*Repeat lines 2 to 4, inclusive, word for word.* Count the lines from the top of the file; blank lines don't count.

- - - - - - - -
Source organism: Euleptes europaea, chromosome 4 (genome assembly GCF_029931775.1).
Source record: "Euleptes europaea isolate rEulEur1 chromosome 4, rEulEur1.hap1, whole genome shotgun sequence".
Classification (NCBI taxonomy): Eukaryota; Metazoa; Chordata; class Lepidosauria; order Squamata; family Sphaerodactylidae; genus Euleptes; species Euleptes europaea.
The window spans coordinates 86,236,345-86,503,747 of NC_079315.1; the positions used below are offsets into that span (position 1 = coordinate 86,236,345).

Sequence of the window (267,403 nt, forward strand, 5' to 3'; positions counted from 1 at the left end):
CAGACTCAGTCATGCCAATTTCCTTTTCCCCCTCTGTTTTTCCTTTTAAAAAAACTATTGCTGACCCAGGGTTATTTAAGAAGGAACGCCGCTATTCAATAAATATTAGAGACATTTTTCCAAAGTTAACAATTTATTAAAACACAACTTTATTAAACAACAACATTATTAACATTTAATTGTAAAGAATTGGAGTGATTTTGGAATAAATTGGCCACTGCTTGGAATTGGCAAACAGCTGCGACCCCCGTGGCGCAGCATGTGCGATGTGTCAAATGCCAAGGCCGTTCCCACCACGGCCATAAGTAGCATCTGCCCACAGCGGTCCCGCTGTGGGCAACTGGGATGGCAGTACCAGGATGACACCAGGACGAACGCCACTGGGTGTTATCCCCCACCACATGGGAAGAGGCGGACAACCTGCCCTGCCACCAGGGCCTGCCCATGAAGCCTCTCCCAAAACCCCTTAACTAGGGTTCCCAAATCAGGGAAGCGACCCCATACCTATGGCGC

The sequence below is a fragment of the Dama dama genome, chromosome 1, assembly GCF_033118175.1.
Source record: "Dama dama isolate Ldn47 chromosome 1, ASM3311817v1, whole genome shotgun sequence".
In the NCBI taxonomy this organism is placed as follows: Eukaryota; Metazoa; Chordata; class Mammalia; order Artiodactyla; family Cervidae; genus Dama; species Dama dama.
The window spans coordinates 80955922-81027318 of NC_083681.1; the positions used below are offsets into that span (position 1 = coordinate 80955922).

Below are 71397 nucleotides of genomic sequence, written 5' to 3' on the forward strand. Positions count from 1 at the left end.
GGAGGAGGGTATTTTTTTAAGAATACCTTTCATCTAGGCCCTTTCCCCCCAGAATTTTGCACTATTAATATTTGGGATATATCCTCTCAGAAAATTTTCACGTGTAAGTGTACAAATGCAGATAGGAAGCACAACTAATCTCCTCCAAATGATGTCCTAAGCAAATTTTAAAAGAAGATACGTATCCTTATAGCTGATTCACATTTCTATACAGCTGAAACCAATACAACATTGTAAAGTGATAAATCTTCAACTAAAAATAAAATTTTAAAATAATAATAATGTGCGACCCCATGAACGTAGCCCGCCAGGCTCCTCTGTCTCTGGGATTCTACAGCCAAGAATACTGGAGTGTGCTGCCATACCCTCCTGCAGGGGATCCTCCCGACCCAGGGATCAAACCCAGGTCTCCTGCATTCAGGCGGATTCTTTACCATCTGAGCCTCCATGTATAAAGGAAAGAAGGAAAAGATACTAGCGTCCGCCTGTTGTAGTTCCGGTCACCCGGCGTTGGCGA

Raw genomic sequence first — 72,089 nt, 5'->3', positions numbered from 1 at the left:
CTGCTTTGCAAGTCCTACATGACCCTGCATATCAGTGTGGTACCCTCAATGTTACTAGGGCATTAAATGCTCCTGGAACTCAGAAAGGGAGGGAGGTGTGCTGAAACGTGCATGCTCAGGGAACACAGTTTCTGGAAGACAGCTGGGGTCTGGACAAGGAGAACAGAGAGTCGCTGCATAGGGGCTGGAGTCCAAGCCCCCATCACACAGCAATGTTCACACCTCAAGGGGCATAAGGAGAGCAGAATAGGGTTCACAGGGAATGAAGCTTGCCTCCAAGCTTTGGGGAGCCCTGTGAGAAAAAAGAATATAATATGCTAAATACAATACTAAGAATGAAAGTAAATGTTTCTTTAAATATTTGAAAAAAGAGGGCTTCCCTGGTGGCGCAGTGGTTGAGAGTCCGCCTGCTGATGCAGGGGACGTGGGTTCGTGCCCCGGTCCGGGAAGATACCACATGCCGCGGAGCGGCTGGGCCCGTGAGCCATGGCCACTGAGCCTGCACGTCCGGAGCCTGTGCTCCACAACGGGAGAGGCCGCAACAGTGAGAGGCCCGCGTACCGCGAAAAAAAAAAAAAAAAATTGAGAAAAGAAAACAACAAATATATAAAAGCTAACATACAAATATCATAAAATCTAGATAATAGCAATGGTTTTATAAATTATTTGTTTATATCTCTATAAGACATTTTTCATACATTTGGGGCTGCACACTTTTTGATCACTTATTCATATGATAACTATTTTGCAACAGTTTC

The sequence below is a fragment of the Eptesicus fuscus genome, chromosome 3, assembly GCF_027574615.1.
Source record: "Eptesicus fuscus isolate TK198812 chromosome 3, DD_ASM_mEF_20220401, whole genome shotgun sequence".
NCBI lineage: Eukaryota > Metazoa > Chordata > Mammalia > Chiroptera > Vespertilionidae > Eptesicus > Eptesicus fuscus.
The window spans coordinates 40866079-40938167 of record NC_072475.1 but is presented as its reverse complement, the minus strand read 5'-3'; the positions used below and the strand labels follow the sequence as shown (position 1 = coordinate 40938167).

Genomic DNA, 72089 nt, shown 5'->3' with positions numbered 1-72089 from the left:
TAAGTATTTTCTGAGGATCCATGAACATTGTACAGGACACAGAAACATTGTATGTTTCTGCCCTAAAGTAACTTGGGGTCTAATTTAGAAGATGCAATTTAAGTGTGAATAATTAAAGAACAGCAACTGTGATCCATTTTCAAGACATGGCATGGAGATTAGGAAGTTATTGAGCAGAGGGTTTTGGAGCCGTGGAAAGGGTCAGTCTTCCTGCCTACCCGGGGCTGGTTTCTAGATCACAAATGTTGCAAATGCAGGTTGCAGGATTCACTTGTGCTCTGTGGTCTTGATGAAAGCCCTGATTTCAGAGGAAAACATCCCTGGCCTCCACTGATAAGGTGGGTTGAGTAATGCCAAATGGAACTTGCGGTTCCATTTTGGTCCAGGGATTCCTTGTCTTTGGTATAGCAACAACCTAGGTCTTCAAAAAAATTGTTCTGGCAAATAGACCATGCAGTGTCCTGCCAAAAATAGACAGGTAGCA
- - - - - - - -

Source record: "Euleptes europaea isolate rEulEur1 chromosome 4, rEulEur1.hap1, whole genome shotgun sequence".
Classification (NCBI taxonomy): Eukaryota; Metazoa; Chordata; class Lepidosauria; order Squamata; family Sphaerodactylidae; genus Euleptes; species Euleptes europaea.
The window spans coordinates 86,236,345-86,503,747 of NC_079315.1; the positions used below are offsets into that span (position 1 = coordinate 86,236,345).